We, the left, are guided by a cogent set of logics, ideals, ideologies and philosophies. This essay from 2004– though it has its problems– talks about the split between the left and right as the Enlightenment versus romanticism, respectively. I want to make it clear: I disagree that the left embodies the height of logic. However, when compared with the far right and the alt-right, certainly, the rationality of the left appears in stark relief. The author says that “modern conservatism is defined not by ideology but by a meta-cultural perspective — Romanticism” and goes on to cite examples where this perspective actively inhibits reasoning and problem-solving. For example, with welfare, he rightly points out that many on the right cannot get past the idea that “welfare encourages indolence,” ignoring evidence to the contrary. Many on the left are more concerned with alleviating the problem of poverty, which has very real social costs. Even on the very far left, most are concerned with solving problems, even if only in theoretical ways, but the application of logic is at least attempted. The author states, rightly I think, that the very far right such as fascists are even more demonstrative of the romantic perspective, their ideas being, as he says, based on “passionate rebellion,” and an “a-rational” worldview. This would come as a great shock to the alt-right, as they believe themselves to represent the only clear-eyed political movement in the United States, when they are the literal antithesis.  They embody everything they claim they cannot stand. They are a bunch of pseudointellectuals throwing a collective, nauseating rage tantrum as they attempt to propel all of society backwards along with them.

 

 

 

 

9 thoughts on “The Alt-Right’s Philosophical and Aesthetic Underpinnings Prove They’re a Bunch of Racist Dilettantes

  1. Re: Zizek’s comment about the joint enemy, it’s certainly always surprised me how successful the conservative right has become at getting poor people to vote for the interests of the rich. Alt-right basement-dwellers are surely no more likely to join the capital class than us latte-sipping chardonnay socialists, but they vote for the conservatives anyway, and it seems to be because they really quite like the bigotry and they’re scared of a lot of things. Left-leaning pundits spent a lot of time and column real estate on the idea that Trump, Brexit, One Nation, Front National, etc are gaining popularity because low-income white people are feeling ignored (poor petals) by conventional politics–despite the fact that in this country at least there hasn’t been a major policy launch that didn’t reference ‘working families’ for thirty years from either of the major parties. But why is the shift always towards voting for racist demagogues? Why hasn’t the socialist vote increased as well as/instead of that for the anti-establishment right? Nobody really wants to say it’s because of an empathy deficit, or a sense of racial superiority, or unexamined fears of the other. The anti-establishment left wants to ‘drain the swamp’ too, I expect, but they’re also in favour of giving representative jobs to people who aren’t white and/or don’t have penises.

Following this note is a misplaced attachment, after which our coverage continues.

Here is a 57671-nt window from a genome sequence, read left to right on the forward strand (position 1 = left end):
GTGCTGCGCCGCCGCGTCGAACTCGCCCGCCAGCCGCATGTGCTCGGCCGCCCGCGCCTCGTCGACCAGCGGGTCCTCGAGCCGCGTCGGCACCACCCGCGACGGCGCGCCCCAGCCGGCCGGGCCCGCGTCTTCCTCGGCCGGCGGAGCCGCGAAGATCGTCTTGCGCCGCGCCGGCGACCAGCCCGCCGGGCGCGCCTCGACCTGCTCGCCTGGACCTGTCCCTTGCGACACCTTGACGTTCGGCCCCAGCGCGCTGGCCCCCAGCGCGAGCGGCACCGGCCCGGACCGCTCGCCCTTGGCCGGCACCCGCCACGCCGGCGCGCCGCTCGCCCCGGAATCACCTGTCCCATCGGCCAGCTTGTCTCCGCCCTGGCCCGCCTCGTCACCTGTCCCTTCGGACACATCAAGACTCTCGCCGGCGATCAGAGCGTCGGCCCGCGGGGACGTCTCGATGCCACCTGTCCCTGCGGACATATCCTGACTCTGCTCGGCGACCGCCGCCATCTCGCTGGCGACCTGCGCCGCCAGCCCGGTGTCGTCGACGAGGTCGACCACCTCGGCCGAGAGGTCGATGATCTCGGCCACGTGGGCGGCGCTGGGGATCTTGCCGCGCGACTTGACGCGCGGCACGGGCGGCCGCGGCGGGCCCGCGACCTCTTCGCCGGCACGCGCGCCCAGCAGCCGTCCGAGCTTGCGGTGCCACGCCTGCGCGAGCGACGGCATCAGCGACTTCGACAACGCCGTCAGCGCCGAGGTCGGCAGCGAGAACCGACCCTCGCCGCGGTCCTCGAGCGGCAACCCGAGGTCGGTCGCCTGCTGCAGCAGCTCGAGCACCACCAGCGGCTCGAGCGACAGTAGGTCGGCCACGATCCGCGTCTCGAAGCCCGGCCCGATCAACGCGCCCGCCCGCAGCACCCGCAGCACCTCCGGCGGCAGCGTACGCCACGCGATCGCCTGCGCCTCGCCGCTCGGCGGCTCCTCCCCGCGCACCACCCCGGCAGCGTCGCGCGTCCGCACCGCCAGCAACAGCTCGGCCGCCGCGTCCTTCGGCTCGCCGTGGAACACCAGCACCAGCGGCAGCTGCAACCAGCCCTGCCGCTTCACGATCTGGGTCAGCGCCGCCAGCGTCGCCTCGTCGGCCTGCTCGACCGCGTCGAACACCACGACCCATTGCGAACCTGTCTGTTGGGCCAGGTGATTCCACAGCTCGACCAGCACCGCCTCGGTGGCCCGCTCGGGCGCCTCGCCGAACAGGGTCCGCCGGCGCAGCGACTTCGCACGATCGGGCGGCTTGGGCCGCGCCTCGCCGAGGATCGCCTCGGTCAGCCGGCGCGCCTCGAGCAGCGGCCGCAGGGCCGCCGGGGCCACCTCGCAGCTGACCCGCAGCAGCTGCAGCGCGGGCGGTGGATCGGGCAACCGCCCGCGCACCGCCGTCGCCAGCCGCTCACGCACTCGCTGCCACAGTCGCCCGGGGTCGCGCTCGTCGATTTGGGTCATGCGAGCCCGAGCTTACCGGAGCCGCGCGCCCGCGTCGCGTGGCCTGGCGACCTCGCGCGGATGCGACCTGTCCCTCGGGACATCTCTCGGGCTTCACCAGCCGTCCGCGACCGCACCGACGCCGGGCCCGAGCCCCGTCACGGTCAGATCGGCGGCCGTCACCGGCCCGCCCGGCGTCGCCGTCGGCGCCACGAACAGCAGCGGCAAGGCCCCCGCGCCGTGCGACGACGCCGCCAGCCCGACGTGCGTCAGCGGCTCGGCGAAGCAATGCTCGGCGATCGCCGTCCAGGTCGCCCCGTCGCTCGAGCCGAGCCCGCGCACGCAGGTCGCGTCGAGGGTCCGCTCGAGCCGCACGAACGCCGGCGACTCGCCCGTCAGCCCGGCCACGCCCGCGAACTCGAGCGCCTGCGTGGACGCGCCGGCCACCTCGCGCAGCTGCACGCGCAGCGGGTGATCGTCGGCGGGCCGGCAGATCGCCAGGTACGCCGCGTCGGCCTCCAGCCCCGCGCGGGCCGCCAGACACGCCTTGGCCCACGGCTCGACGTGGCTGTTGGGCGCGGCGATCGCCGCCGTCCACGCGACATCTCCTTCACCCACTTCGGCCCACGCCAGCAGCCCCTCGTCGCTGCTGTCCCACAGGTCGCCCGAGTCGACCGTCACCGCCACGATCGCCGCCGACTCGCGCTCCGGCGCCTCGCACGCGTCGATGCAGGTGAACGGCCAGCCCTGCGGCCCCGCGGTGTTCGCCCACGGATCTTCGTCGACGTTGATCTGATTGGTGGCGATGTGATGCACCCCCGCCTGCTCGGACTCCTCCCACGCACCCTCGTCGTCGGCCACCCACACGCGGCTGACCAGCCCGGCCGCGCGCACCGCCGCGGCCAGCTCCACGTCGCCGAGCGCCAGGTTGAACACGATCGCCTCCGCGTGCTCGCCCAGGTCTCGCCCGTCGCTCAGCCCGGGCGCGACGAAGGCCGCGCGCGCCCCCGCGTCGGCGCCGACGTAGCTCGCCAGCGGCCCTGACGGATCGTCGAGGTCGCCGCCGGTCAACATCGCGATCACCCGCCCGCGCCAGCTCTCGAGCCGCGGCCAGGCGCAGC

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    1. “Latte sipping chardonnay socialists.” Wow, personally attacked! haha. Well, in the US at least, the idea of personality responsibility for one’s wealth is so deeply ingrained that poor and working class people are too embarrassed to see themselves as poor. They see themselves as better than their poorer, “free-loading” neighbor on welfare down the street, and that’s the person they aspire to be different from. The stigma of public assistance here is huge because according to the myth of the American dream, you should just be able to pull yourself up by your bootstraps and make things work.